If you’re sitting in your car stuck in rush hour traffic this morning, you might be grumbling that you never signed up for this when you entered the workforce. Well, the auto industry is listening, and is working to make your ride more comfortable, safer and more productive.
A former hit man who admitted to killing 20 people during his organized crime career took the stand Monday in the trial of mobster James Whitey Bulger.
John Martorano cut a deal with law enforcement officials in 1999. He served only 12 years and two months in prison after agreeing to testify against Bulger, his former boss, and Stephen “the Rifleman” Flemmi. Bulger’s defense team alleges that since being released from prison Martorano has resumed criminal activity but is being shielded by his state police handlers.
Boston Bruins fans react at the Boston Sports Grille near TD Garden in Boston on Wednesday, June 15, 2011, after the Bruins scored in the first period of Game 7 of the NHL hockey Stanley Cup Finals against the Vancouver Canucks in Vancouver, British Columbia.
Even if its not a triple overtime thriller like Game 1 - or even a single overtime thriller like Game 2 - there promises to be a lot of activity at the TD Garden Monday night when the Boston Bruins and Chicago Blackhawks lace up the skates for Game 3 of the Stanley Cup Finals.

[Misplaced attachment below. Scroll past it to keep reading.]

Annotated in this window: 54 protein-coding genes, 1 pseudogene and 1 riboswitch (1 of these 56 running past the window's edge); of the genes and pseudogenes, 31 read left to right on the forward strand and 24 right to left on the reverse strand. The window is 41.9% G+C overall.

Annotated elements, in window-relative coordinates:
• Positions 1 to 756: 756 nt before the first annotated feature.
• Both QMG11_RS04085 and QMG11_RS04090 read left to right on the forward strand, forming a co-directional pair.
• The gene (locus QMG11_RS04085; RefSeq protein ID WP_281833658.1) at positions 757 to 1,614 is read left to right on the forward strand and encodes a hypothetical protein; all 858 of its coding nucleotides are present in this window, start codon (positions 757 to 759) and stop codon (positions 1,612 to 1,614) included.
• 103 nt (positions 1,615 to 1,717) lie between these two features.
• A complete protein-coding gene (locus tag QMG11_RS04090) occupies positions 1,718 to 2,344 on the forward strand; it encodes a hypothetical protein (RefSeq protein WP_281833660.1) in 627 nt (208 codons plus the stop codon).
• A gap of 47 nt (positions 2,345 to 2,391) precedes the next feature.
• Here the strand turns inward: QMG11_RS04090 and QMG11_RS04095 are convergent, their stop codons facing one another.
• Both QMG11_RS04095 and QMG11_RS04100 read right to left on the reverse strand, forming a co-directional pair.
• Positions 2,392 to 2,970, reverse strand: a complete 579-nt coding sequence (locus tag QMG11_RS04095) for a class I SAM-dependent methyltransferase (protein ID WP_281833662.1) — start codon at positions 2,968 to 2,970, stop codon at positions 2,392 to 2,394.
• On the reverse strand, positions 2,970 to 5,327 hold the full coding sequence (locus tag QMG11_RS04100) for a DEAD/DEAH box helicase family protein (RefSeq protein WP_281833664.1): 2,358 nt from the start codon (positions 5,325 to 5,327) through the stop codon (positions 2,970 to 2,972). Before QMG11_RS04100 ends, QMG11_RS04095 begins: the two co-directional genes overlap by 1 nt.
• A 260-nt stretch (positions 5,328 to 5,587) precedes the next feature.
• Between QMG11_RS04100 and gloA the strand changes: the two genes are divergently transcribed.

I’m not talking Milan Lucic wrist shots or kick saves by Tuukka Rask.
I’m talking about cash changing hands at the concession stand, smartphones being scanned at the gate, plastic being swiped in the souvenir shop. I’m talking about economic activity.
A former hitman who admits killing 20 people is expected to take the stand at the trial of reputed gangster James "Whitey" Bulger.
John Martorano served a little over 12 years in prison after striking a cooperation deal with prosecutors. He was released in 2007.
The 83-year-old Bulger is charged in a 32-count racketeering indictment that accuses him of participating in 19 murders in the 1970s and '80s. He is also charged with extorting bookmakers, drug dealers and others running illegal businesses.